Idaho’s Hartgen to try again on cyber-bullying bill

By Jared S. Hopkins
Times-News writer
Rep. Stephen Hartgen, R-Twin Falls, says he plans to re-introduce legislation at the 2010 Legislature targeted at prohibiting harassment on the Internet, including social networking sites.

Hartgen, a former newspaper publisher, still wants to expand harassment laws so they apply to online communication including e-mails, text messages and posted comments on personal blogs and related Web sites. Hartgen has cited the 2006 case in Missouri in which a 13-year-old girl committed suicide after receiving online taunts from a woman posing as a teenager on MySpace. The incident prompted that state to update its laws.
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Kids need bully-free sites like

By Kelly Combs
Is your child safe on the Internet? Friday I shared some ways to protect your child on the Internet, with the number one way to be with your child while they’re on-line. Brenda Preston contacted me after that article ran.

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Teen accused of seizing MySpace, Facebook pages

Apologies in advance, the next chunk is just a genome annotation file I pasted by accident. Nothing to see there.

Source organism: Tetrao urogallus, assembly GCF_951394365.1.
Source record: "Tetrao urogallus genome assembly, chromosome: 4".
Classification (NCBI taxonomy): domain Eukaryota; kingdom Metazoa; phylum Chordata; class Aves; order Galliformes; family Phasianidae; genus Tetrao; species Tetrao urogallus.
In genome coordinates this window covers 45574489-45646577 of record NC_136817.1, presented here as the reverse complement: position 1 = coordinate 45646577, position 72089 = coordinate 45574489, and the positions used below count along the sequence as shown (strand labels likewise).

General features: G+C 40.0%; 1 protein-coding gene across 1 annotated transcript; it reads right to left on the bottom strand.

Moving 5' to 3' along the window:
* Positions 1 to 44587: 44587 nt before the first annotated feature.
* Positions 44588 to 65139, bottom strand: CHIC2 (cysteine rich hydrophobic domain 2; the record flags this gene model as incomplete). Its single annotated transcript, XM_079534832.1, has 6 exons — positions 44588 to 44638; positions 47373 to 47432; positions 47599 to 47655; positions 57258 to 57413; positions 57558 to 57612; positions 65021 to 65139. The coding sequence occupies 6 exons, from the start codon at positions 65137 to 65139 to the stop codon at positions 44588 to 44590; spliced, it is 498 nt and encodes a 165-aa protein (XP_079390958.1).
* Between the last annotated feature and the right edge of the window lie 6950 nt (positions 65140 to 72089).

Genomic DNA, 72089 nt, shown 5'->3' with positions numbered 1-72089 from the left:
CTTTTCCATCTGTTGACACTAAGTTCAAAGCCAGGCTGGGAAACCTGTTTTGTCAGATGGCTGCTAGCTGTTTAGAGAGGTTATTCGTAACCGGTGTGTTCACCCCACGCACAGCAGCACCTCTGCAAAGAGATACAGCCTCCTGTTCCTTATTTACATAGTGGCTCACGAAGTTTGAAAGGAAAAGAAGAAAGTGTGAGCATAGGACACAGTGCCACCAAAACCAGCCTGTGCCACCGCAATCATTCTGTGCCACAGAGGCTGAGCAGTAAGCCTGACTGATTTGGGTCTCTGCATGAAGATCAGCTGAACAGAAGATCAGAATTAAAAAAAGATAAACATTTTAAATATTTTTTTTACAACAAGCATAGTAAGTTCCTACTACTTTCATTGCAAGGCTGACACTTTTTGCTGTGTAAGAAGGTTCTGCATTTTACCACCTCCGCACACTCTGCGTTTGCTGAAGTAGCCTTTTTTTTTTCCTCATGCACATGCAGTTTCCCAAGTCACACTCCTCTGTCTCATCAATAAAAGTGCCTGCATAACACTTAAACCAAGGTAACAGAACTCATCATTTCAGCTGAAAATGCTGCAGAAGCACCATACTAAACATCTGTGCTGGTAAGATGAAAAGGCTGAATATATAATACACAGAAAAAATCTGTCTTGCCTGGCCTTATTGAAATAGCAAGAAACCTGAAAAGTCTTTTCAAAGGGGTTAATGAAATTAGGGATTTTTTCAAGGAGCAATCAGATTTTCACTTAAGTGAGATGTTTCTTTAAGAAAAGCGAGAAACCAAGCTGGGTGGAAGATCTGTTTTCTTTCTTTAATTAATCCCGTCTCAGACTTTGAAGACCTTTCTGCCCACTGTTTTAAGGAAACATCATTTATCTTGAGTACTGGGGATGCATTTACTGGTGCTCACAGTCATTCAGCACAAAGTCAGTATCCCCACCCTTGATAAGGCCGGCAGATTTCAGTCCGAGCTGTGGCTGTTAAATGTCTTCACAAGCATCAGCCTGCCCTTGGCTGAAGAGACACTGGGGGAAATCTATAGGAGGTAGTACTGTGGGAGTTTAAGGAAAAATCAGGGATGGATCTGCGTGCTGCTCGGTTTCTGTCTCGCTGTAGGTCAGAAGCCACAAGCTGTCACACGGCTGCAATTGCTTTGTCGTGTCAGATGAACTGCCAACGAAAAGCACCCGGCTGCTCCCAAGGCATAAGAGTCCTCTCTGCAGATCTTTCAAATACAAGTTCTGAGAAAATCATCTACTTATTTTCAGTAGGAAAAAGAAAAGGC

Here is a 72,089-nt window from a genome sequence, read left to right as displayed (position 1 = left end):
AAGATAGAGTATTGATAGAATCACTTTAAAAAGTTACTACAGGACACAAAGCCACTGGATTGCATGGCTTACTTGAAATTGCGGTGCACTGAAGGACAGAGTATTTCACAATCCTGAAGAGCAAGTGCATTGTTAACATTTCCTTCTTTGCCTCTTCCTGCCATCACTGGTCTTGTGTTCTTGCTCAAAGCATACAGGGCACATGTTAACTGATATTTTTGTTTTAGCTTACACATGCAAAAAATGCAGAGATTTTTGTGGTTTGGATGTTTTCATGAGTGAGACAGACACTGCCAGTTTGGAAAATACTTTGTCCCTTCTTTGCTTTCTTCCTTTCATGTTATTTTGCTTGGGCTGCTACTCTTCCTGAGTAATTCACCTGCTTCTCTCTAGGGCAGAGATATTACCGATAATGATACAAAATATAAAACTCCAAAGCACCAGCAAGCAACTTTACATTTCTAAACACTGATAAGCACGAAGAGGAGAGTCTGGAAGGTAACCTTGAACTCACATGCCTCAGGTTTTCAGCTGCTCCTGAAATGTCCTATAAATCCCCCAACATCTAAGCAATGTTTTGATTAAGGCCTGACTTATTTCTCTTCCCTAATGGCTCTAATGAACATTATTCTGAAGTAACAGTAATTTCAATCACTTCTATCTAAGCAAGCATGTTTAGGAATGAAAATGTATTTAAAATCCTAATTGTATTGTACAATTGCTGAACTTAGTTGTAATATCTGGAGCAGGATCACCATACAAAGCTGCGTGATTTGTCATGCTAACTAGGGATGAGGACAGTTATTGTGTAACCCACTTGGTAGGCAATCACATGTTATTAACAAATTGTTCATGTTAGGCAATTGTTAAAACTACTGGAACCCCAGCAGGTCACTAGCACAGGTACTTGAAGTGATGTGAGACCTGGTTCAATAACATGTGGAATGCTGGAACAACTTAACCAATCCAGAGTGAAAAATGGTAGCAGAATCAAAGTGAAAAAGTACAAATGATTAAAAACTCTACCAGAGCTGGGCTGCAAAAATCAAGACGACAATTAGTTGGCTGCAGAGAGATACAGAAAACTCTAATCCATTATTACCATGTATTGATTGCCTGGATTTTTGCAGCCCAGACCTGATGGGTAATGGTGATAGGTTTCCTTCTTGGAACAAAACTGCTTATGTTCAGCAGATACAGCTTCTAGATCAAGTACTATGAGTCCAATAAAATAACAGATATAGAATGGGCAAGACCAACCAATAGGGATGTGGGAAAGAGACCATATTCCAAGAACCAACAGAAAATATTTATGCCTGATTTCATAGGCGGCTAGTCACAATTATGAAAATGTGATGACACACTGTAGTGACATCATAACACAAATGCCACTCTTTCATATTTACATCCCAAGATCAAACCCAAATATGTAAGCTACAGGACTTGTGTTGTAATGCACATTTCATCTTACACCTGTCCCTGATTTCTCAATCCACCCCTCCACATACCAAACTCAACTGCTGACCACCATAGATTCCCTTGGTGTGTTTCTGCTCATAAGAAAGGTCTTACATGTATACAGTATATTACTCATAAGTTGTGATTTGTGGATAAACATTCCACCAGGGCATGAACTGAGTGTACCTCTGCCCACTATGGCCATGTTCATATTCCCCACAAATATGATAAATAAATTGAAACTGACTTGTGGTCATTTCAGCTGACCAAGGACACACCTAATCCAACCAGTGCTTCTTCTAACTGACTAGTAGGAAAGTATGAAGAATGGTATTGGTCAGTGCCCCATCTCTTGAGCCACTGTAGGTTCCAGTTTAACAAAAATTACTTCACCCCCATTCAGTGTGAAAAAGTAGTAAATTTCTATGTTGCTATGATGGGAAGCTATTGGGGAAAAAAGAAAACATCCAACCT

Associated Press
PORTLAND, Ore — Oregon State Police say two female college students report being locked out of their social networking sites by a hacker who demanded nude photographs.

A 16-year-old Clackamas, Ore., youth is accused in the case. The Oregonian says the high school student is expected to face computer crime and theft by extortion charges in Clackamas County Juvenile Court.

One of the 18-year-old women attends Oregon State University, the other Washington State University. State police say the 16-year-old boy grew up within blocks of the two women.

Senior Trooper Randy Westbrook says the boy admitted hacking into the MySpace and Facebook pages when he was confronted by police, saying it was a prank. Full story.

Dr. Phil confronts cyber-bullying head on
Bullies love an audience, and there’s no bigger playground than the World Wide Web. Cyber bullies create vulgar MySpace posts to taunt others, or send harassing text messages and threatening e-mails.

Dr. Phil tackles this topic head on with his son, Jay, whose new book, Jay McGraw’s Life Strategies for Dealing with Bullies, offers action-oriented plans. Jay recently sat down with a group of teens to get their perspective on cyber bullying — and they didn’t hold back!
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